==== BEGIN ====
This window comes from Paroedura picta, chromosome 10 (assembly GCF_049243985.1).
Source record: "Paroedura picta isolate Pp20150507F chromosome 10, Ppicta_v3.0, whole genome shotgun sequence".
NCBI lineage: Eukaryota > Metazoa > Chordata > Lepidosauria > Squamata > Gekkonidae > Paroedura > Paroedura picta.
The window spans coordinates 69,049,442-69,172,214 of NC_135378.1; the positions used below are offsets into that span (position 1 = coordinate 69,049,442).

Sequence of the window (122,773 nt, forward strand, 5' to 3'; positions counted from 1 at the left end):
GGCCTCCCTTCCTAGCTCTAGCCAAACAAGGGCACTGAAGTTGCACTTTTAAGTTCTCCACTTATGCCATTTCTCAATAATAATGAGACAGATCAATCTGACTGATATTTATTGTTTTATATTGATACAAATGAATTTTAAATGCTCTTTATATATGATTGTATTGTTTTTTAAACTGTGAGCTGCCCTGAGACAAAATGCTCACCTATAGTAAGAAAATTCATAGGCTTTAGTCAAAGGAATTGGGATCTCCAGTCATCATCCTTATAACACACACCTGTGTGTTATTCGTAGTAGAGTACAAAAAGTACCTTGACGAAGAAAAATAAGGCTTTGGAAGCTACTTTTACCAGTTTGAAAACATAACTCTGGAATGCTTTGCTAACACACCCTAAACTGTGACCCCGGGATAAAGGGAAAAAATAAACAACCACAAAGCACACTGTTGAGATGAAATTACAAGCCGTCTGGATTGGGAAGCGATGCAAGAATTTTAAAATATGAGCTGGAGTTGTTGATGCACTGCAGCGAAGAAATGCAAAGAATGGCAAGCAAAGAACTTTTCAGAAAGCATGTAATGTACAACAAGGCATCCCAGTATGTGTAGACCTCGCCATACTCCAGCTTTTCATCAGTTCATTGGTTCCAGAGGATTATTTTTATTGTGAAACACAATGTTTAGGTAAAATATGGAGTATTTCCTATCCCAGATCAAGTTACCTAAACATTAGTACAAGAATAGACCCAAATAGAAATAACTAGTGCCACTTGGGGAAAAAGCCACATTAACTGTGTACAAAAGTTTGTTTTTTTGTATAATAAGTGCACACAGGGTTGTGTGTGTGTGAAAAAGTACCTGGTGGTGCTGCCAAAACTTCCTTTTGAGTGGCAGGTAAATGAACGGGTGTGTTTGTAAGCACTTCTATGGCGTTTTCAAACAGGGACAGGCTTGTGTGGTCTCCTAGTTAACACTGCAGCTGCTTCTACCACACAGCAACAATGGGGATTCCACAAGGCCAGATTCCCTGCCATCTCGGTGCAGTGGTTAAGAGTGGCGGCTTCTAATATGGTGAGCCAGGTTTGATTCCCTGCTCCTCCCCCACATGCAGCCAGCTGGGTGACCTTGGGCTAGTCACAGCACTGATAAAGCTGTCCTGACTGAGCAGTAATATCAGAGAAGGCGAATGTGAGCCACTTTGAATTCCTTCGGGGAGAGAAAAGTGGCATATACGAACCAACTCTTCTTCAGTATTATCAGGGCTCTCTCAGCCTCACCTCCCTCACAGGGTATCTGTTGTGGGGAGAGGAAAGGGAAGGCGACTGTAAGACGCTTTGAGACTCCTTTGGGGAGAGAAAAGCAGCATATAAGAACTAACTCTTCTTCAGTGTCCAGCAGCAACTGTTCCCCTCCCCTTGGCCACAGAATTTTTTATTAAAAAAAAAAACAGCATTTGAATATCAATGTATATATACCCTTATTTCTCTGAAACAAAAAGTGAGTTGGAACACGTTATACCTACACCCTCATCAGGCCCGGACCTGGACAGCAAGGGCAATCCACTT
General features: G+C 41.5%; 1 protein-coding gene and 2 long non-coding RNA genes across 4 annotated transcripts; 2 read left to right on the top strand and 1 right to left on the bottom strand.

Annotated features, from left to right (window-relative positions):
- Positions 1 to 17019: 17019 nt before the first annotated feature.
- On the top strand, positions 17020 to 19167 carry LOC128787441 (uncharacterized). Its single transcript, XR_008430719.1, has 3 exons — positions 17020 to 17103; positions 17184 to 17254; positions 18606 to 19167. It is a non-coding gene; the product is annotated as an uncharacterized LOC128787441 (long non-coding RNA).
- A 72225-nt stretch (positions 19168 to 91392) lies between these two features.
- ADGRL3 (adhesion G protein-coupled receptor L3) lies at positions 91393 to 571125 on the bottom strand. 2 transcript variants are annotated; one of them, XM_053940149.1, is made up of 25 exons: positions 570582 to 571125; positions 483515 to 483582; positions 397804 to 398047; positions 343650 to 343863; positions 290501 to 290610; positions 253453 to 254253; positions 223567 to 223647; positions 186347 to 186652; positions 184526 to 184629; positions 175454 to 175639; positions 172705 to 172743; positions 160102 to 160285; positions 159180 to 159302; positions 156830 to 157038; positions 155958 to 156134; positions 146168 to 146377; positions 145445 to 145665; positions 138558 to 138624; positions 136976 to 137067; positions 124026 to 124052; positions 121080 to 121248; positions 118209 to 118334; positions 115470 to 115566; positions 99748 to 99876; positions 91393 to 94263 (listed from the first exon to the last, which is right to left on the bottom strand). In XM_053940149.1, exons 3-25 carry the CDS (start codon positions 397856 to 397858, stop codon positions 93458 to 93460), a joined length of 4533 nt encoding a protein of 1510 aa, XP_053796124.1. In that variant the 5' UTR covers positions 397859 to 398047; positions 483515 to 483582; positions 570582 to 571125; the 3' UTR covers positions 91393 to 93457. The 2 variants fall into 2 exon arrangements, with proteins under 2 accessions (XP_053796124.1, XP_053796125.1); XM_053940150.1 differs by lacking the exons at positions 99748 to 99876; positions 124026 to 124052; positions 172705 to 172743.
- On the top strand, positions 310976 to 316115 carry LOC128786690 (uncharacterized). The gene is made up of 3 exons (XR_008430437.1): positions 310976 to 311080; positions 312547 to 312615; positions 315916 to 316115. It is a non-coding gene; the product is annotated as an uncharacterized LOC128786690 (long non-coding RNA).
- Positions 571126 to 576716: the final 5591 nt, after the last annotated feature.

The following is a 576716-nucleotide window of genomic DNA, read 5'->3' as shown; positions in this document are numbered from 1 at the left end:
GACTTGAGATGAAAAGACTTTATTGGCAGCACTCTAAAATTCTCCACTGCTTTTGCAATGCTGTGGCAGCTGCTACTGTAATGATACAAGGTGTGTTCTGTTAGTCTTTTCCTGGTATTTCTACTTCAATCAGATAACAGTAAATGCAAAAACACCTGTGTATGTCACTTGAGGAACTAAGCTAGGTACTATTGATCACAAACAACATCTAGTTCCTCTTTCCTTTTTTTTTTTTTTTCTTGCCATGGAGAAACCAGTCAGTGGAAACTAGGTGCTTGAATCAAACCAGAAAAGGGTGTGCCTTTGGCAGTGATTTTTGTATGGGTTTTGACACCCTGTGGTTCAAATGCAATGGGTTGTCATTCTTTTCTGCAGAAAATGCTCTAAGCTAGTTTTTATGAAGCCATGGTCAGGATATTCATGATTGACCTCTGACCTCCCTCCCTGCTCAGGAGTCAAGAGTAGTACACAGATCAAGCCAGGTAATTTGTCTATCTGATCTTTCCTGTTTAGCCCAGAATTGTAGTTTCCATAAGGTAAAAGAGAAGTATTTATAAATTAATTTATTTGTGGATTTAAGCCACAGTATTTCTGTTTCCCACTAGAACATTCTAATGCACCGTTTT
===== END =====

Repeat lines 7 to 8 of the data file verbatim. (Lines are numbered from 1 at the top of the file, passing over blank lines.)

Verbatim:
General features: G+C 41.5%; 1 protein-coding gene and 2 long non-coding RNA genes across 4 annotated transcripts; 2 read left to right on the top strand and 1 right to left on the bottom strand.

Annotated features, from left to right (window-relative positions):